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digitalmars.D - Struct Interface Implementation?

reply Mehrdad <wfunction hotmail.com> writes:
Is there any particular reason that structs and unions can't implement
interfaces?

If that was possible, template conditions could become much simpler
for a variety of cases, such as for checking if something is a
particular type of range or container.

Thoughts?
Jun 12 2011
parent reply Jonathan M Davis <jmdavisProg gmx.com> writes:
On 2011-06-12 18:20, Mehrdad wrote:
 Is there any particular reason that structs and unions can't implement
 interfaces?
 
 If that was possible, template conditions could become much simpler
 for a variety of cases, such as for checking if something is a
 particular type of range or container.
 
 Thoughts?

They aren't virtual. For an interface to work, it has to be virtual. structs are value types, not reference types. They have no virtual table and have no polymorphism. At best, there could be a way to indicate that a struct happens to have functions which match what the interface has, which could then be used for static instrospection, but you could never actually use a struct as an interface. But there is not currently any way to use an interface to check whether a struct implements a particular set of functions. And while eponymous templates such as isForwardRange could be simplified with such a feature, their usage would be the same, so it might help, but it wouldn't really help with template constraints. Not to mention, interfaces are likely to be far stricter about types than templates are, so it might be difficult to get that to work generically. Regardless, I'm very leery of associating interfaces and structs in any way shape or form, because they are _very_ different things. - Jonathan M Davis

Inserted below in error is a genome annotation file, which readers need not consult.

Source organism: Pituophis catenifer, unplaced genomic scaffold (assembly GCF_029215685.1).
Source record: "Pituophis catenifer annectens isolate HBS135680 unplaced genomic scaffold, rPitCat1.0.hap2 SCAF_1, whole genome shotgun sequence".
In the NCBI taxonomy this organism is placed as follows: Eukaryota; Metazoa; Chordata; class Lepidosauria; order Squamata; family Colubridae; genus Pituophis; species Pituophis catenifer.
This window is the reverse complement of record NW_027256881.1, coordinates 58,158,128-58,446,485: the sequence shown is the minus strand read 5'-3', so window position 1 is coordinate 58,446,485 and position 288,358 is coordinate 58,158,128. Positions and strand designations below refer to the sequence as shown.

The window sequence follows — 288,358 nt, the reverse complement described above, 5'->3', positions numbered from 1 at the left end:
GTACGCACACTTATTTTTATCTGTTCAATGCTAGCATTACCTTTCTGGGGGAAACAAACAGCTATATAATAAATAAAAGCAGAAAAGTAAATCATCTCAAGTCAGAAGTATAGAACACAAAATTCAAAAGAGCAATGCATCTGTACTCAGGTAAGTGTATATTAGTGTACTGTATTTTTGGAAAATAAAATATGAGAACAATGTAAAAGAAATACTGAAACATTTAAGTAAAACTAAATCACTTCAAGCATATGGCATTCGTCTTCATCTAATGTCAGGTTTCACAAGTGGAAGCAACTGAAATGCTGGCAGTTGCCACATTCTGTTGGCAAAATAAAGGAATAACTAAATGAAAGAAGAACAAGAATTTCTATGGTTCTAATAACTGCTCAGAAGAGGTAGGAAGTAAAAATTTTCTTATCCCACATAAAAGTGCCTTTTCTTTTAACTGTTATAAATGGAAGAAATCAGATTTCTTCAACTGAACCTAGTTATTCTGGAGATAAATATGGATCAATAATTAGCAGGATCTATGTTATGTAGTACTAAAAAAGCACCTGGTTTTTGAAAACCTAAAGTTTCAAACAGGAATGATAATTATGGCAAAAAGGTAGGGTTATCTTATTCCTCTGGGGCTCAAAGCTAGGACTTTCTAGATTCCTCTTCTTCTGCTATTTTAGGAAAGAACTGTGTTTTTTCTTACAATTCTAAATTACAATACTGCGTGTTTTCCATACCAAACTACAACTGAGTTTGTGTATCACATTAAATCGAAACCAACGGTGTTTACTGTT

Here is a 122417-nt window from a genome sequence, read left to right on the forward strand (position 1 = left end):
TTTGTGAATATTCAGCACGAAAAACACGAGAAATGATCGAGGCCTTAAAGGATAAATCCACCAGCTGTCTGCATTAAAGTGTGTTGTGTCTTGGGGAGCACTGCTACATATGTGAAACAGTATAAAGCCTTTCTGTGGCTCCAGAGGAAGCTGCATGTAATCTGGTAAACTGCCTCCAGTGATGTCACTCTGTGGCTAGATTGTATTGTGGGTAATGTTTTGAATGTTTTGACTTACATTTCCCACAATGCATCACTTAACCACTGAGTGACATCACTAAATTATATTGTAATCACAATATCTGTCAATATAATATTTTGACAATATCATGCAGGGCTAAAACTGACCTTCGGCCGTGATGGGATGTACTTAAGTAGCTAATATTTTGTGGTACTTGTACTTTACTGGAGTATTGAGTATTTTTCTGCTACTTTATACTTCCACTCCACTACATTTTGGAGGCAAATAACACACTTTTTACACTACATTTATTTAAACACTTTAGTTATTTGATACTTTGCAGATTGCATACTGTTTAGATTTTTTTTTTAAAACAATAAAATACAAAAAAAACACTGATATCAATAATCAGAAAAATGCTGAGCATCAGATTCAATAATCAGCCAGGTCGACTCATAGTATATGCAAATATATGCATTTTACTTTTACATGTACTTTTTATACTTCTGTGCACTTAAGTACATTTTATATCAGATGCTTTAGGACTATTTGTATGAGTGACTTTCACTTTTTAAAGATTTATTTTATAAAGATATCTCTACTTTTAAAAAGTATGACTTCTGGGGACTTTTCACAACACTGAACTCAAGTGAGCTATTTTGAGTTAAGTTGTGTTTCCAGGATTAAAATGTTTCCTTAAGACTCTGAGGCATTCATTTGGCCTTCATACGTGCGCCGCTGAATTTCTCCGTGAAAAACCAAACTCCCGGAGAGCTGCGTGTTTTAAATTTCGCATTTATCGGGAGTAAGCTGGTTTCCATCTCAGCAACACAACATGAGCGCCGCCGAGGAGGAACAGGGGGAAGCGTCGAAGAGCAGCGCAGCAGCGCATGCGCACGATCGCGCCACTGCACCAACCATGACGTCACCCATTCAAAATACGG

Jun 12 2011
parent reply Andrei Alexandrescu <SeeWebsiteForEmail erdani.org> writes:
On 6/12/11 8:28 PM, Jonathan M Davis wrote:
 On 2011-06-12 18:20, Mehrdad wrote:
 Is there any particular reason that structs and unions can't implement
 interfaces?

 If that was possible, template conditions could become much simpler
 for a variety of cases, such as for checking if something is a
 particular type of range or container.

 Thoughts?

They aren't virtual. For an interface to work, it has to be virtual. structs are value types, not reference types. They have no virtual table and have no polymorphism.

He must be referring to nominal conformance. It's been discussed many times. There are important disadvantages (e.g. you can't "implement" a type alias) but there are advantages too. Ultimately we never got around to it. Andrei
Jun 12 2011
parent reply Mehrdad <wfunction hotmail.com> writes:
Yeah I was referring to something similar to what C# has (aside from the 
lack of boxing).

On 6/12/2011 6:46 PM, Andrei Alexandrescu wrote:
 On 6/12/11 8:28 PM, Jonathan M Davis wrote:
 They aren't virtual. For an interface to work, it has to be virtual. 
 structs
 are value types, not reference types. They have no virtual table and 
 have no
 polymorphism.


Why would they need to be virtual? They obviously aren't in C#, but they still work pretty well (e.g. foreach loops work with List<T>.Enumerator, which is a struct but which can be treated as the IEnumerator<T> interface), right?
 He must be referring to nominal conformance. It's been discussed many 
 times. There are important disadvantages (e.g. you can't "implement" a 
 type alias) but there are advantages too.
 Ultimately we never got around to it.

 Andrei

Haha ok, that's a good reason in its own way, thanks. :)
Jun 12 2011
parent Max Klyga <max.klyga gmail.com> writes:
On 2011-06-13 06:21:47 +0300, Mehrdad said:

 Yeah I was referring to something similar to what C# has (aside from 
 the lack of boxing).
 
 On 6/12/2011 6:46 PM, Andrei Alexandrescu wrote:
 On 6/12/11 8:28 PM, Jonathan M Davis wrote:
 They aren't virtual. For an interface to work, it has to be virtual. structs
 are value types, not reference types. They have no virtual table and have no
 polymorphism.


Why would they need to be virtual? They obviously aren't in C#, but they still work pretty well (e.g. foreach loops work with List<T>.Enumerator, which is a struct but which can be treated as the IEnumerator<T> interface), right?

autoboxing structs in objects to allow Interface usage, calling Object methods or some magic duck typing. In most cases it devirtualizes calls, so there is no overhead in boxing.
 
 He must be referring to nominal conformance. It's been discussed many 
 times. There are important disadvantages (e.g. you can't "implement" a 
 type alias) but there are advantages too.
 Ultimately we never got around to it.
 
 Andrei

Haha ok, that's a good reason in its own way, thanks. :)

Jun 13 2011